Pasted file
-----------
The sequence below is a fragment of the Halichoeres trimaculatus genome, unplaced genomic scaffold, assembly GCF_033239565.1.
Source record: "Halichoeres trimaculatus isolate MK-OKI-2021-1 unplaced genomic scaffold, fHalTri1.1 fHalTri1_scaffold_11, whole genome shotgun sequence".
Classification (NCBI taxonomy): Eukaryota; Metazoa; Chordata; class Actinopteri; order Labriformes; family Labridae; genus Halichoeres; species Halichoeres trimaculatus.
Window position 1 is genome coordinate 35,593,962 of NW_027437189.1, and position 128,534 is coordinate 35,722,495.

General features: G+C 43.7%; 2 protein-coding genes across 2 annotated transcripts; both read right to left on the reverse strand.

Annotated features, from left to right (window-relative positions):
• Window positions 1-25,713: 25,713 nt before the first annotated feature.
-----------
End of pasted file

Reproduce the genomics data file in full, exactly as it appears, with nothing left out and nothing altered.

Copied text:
The sequence below is a fragment of the Halichoeres trimaculatus genome, unplaced genomic scaffold, assembly GCF_033239565.1.
Source record: "Halichoeres trimaculatus isolate MK-OKI-2021-1 unplaced genomic scaffold, fHalTri1.1 fHalTri1_scaffold_11, whole genome shotgun sequence".
Classification (NCBI taxonomy): Eukaryota; Metazoa; Chordata; class Actinopteri; order Labriformes; family Labridae; genus Halichoeres; species Halichoeres trimaculatus.
Window position 1 is genome coordinate 35,593,962 of NW_027437189.1, and position 128,534 is coordinate 35,722,495.

General features: G+C 43.7%; 2 protein-coding genes across 2 annotated transcripts; both read right to left on the reverse strand.

Annotated features, from left to right (window-relative positions):
• Window positions 1-25,713: 25,713 nt before the first annotated feature.